https://goodonpaper.typepad.com > roman holiday

The recent events at the Vatican have put me in the mind of Rome. During school, I spent three weeks there taking a drawing class. We went in early summer, which must be the most beautiful time of the year to be in Italy. We went nowhere but Rome, and ended up learning it pretty well. Here are some drawings from my sketch book. We studied all kinds of architecture, from ancient to Fascist to modern. The modernism was my favorite to see, but the older buildings were the best to draw. Good thing Rome has both.

Temple of Antoninus and Faustina

Temple of Antoninus and Faustina

This is the temple of Antoninus and Faustina in the forum. Over the centuries the structures of roman antiquity were slowly buried by layers of urban refuse. The streets literally rose around the buildings, swallowing the lower stories. Because of this many buildings are built directly on top of older ones, sometimes in bizarre ways. At San Clemente two churches, one Medieval and one Renaissance, were both stacked onto a first century Roman temple. Here, the Christian church S. Lorenzo was inserted directly into the ruins of the ancient temple. At the time the church was built, the ancient columns were half buried. The forum has since been excavated leaving the door to the church hanging halfway up the ancient pillars.


At the Piazza del Popolo

At the Piazza del Popolo

One of two twin buildings marking the Piazza del Popolo. A strange perspective occurs at this piazza. Three major streets begin here and diverge radially. From the right spot you can see perfectly down each one at the same time.


Side Aisle at Saint John the Divine

Side Aisle at Saint John the Divine

This church marks the end of the Papal Way, the holy route of the pope through Rome. The nave of this church is kinked slightly near the altar. It was done purposefully by the Renaissance masons in recognition of mankind's imperfection. But I think if they had to go out of their way to create imperfection, it defeats the purpose in a pretty clear way, am I right?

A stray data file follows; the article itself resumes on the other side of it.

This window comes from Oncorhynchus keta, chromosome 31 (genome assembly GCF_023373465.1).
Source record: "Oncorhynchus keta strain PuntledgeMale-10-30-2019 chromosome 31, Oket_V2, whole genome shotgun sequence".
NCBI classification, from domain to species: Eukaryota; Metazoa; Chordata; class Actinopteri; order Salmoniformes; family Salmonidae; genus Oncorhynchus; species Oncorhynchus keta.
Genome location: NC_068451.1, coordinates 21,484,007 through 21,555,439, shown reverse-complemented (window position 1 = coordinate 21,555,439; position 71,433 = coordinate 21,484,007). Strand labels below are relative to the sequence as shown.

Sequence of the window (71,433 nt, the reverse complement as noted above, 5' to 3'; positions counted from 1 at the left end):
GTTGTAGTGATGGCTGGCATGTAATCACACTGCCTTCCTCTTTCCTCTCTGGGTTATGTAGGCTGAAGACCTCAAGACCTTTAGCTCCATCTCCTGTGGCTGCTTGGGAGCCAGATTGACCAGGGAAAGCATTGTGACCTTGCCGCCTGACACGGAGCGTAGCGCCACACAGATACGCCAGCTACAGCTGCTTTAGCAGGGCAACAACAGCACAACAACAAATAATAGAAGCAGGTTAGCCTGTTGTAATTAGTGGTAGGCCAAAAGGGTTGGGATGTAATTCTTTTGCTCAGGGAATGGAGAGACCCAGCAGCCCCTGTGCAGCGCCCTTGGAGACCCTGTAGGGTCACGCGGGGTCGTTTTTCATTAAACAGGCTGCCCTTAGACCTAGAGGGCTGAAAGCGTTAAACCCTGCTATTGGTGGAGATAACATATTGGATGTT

On the Ponte Sant' Angelo

On the Ponte Sant' Angelo

The bridge leading to the Castel Sant' Angelo is lined with statues, such as this one. It is apparently the first instance of statuary ever intended to be seen three dimensionally. Until then, statues were always placed in niches, or along walls.


Swan Fresco

Swan Fresco

I saw this fresco of a swan at the Villa Giulia, a Renaissance Villa with beautiful gardens.


Swan Fresco 2

Swan Fresco 2

Another fresco from the Villa Giulia.


View of the Vatican from Castel Sant'Angelo

View of the Vatican from Castel Sant'Angelo

The Castel Sant'Angelo was built in the second century by the Emperor Hadrian. It was later turned into a war fortification, and then a prison. It is where Tosca leaps to her death in the opera Tosca. You can climb to the top and have a clear view of the Vatican.


Map of Piazza Navona

Map of Piazza Navona

We were charged by our professor to map the Piazza Navona using only our natural paces. Mine was not so accurate.


Inside San Andrea Quirinale

Inside San Andrea Quirinale

This is a crazy church with all kinds of reversing curvatures.


Athanasia and Mosiac Tile

Athanasia and Mosiac Tile

These mosiac patterns were at Constatine's tomb for his daughter. In a church nearby were ancient catacombs, creepy and deep. One of many names engraved in stone in the underground darkness was Athanasia next to a simple drawing of a bird. I like to think Athanasia was a small girl beloved by her family.


House of Baldasini

House of Baldasini

Here's a Roman renaissance house that breaks the line of the street wall, pushing out, advertising the prominence of the family who once lived there.


Altar of Saint Louis de Farnese

Altar of Saint Louis de Farnese

When we visited, the entire church was mired in scaffolding except for the altar.


Lady

Lady

This is a drawing of a statue found in the Vatican Museum, which is really just a collection of centuries' worth of plundered riches.


From the Cloisters of Santa Maria del Pace

From the Cloisters of Santa Maria del Pace

Santa Maria del Pace is a church with beautiful cloisters. From there you have only to raise your head slightly to see the cupola.


Mosiac at Villa Giulia

Mosiac at Villa Giulia

This mosiac was one of many mythical sea creatures depicted in tile and stone near one of the fountains in the gardens.


Motorino

Motorino

Motorini struck fear and joy into my heart at the same time. Some were shiny and chrome plated, others were visions of pastel creaminess, all were driven at breakneck speeds through the crowded winding streets of Rome.


At the Piazza Navona

At the Piazza Navona

The Piazza Navona was near our apartment, and so was the starting point of many of our walks.